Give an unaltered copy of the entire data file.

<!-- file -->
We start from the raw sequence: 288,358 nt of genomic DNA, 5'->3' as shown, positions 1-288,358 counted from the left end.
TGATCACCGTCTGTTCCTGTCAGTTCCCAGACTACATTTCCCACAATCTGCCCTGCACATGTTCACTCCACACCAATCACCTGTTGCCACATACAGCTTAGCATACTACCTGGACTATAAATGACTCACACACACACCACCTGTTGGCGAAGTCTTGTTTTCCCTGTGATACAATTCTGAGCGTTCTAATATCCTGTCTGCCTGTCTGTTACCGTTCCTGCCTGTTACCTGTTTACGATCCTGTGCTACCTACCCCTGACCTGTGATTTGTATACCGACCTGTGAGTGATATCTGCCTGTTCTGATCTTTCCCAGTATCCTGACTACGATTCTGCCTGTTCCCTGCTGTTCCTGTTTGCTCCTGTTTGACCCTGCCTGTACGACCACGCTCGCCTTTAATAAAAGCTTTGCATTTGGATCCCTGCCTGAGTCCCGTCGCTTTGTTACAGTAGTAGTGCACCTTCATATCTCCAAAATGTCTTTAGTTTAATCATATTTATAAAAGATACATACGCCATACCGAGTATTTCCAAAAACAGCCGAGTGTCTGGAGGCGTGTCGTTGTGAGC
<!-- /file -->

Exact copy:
We start from the raw sequence: 288,358 nt of genomic DNA, 5'->3' as shown, positions 1-288,358 counted from the left end.
TGATCACCGTCTGTTCCTGTCAGTTCCCAGACTACATTTCCCACAATCTGCCCTGCACATGTTCACTCCACACCAATCACCTGTTGCCACATACAGCTTAGCATACTACCTGGACTATAAATGACTCACACACACACCACCTGTTGGCGAAGTCTTGTTTTCCCTGTGATACAATTCTGAGCGTTCTAATATCCTGTCTGCCTGTCTGTTACCGTTCCTGCCTGTTACCTGTTTACGATCCTGTGCTACCTACCCCTGACCTGTGATTTGTATACCGACCTGTGAGTGATATCTGCCTGTTCTGATCTTTCCCAGTATCCTGACTACGATTCTGCCTGTTCCCTGCTGTTCCTGTTTGCTCCTGTTTGACCCTGCCTGTACGACCACGCTCGCCTTTAATAAAAGCTTTGCATTTGGATCCCTGCCTGAGTCCCGTCGCTTTGTTACAGTAGTAGTGCACCTTCATATCTCCAAAATGTCTTTAGTTTAATCATATTTATAAAAGATACATACGCCATACCGAGTATTTCCAAAAACAGCCGAGTGTCTGGAGGCGTGTCGTTGTGAGC